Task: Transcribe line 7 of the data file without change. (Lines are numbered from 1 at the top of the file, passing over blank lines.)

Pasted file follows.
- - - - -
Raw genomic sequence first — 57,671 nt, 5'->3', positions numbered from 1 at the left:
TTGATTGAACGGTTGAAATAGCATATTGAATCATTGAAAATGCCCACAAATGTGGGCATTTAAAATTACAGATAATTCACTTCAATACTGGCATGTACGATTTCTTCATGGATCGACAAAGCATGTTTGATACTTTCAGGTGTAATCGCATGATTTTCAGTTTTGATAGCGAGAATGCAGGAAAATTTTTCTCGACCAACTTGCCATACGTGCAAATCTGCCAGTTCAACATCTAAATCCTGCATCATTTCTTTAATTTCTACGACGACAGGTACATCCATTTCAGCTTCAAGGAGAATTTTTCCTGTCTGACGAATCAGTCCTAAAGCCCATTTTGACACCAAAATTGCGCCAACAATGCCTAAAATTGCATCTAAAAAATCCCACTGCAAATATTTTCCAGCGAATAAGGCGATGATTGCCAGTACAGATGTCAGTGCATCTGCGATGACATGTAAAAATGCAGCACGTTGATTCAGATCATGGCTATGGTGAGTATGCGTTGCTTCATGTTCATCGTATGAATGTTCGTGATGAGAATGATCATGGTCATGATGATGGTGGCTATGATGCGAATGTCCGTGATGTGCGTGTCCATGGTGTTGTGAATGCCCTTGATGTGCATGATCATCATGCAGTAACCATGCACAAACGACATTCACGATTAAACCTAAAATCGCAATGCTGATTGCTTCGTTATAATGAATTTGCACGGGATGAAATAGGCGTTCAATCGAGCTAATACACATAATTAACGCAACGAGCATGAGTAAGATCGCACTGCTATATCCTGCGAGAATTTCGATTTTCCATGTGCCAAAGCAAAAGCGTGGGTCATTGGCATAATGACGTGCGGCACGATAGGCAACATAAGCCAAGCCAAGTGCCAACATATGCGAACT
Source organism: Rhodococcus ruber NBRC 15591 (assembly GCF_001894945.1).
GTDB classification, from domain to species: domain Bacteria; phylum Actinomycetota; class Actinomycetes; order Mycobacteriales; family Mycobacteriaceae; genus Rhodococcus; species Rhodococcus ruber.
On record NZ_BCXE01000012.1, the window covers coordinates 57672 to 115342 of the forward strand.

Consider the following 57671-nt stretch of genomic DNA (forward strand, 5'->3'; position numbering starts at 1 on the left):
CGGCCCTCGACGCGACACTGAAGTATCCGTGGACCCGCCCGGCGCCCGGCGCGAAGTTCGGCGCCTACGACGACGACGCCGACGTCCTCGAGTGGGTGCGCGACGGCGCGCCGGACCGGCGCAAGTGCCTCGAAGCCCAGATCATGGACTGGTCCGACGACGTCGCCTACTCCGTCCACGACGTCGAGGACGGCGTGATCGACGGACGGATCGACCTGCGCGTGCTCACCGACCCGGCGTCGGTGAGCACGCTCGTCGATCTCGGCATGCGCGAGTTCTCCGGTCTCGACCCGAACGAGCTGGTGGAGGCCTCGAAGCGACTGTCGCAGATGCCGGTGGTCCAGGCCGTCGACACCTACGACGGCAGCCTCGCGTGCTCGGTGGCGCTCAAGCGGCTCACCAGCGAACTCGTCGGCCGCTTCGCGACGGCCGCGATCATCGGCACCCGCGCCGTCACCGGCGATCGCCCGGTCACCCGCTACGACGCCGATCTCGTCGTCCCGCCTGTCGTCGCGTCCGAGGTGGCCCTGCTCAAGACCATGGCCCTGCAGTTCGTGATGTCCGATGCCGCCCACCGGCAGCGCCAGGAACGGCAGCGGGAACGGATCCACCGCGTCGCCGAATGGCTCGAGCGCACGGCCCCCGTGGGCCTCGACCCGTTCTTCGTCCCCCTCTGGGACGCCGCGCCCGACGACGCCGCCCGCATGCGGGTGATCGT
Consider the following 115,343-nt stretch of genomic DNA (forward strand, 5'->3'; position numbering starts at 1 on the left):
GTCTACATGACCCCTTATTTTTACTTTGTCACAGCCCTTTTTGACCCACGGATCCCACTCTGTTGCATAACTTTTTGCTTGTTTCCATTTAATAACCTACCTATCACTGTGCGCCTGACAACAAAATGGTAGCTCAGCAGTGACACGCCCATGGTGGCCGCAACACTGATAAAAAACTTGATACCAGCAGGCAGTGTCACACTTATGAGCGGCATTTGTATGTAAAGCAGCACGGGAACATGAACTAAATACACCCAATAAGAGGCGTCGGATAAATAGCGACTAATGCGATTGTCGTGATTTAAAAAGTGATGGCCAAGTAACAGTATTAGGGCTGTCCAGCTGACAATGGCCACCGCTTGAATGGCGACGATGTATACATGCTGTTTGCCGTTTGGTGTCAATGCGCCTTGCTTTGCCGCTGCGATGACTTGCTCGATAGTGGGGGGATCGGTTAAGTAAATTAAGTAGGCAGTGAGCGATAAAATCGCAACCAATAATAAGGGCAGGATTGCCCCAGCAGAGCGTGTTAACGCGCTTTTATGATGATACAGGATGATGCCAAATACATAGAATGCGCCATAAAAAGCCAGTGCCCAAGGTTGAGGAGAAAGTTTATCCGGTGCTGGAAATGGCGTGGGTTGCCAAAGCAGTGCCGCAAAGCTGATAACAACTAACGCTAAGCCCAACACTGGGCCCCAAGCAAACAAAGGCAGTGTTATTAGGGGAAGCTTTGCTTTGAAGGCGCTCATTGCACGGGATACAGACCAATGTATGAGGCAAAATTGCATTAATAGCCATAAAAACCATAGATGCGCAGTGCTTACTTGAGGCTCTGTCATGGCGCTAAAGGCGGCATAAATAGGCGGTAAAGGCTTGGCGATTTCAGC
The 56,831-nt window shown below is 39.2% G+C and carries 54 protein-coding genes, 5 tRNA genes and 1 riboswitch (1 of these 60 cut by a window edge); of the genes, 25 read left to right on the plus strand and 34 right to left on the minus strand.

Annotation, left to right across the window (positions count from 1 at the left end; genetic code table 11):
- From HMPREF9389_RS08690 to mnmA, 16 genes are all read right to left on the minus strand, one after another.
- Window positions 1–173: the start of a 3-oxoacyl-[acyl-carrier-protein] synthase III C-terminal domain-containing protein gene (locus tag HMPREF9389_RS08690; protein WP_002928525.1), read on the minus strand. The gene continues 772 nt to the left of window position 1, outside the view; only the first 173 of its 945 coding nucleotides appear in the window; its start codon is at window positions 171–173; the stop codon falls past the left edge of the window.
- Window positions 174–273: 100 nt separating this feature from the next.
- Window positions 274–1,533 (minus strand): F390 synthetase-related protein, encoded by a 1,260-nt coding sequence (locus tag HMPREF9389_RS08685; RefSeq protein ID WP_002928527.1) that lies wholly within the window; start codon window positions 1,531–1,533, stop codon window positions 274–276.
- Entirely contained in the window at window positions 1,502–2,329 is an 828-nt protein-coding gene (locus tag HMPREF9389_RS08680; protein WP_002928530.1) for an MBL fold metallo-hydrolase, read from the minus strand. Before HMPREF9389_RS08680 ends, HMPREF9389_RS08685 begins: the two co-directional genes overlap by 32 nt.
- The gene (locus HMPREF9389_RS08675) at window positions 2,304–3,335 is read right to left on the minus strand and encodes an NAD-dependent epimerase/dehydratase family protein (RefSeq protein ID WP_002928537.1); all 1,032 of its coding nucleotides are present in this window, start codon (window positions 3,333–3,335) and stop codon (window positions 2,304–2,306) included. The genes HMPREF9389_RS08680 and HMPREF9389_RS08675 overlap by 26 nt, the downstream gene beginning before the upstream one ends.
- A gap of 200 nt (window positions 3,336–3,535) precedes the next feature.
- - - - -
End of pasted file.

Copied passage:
CGGCCCTCGACGCGACACTGAAGTATCCGTGGACCCGCCCGGCGCCCGGCGCGAAGTTCGGCGCCTACGACGACGACGCCGACGTCCTCGAGTGGGTGCGCGACGGCGCGCCGGACCGGCGCAAGTGCCTCGAAGCCCAGATCATGGACTGGTCCGACGACGTCGCCTACTCCGTCCACGACGTCGAGGACGGCGTGATCGACGGACGGATCGACCTGCGCGTGCTCACCGACCCGGCGTCGGTGAGCACGCTCGTCGATCTCGGCATGCGCGAGTTCTCCGGTCTCGACCCGAACGAGCTGGTGGAGGCCTCGAAGCGACTGTCGCAGATGCCGGTGGTCCAGGCCGTCGACACCTACGACGGCAGCCTCGCGTGCTCGGTGGCGCTCAAGCGGCTCACCAGCGAACTCGTCGGCCGCTTCGCGACGGCCGCGATCATCGGCACCCGCGCCGTCACCGGCGATCGCCCGGTCACCCGCTACGACGCCGATCTCGTCGTCCCGCCTGTCGTCGCGTCCGAGGTGGCCCTGCTCAAGACCATGGCCCTGCAGTTCGTGATGTCCGATGCCGCCCACCGGCAGCGCCAGGAACGGCAGCGGGAACGGATCCACCGCGTCGCCGAATGGCTCGAGCGCACGGCCCCCGTGGGCCTCGACCCGTTCTTCGTCCCCCTCTGGGACGCCGCGCCCGACGACGCCGCCCGCATGCGGGTGATCGT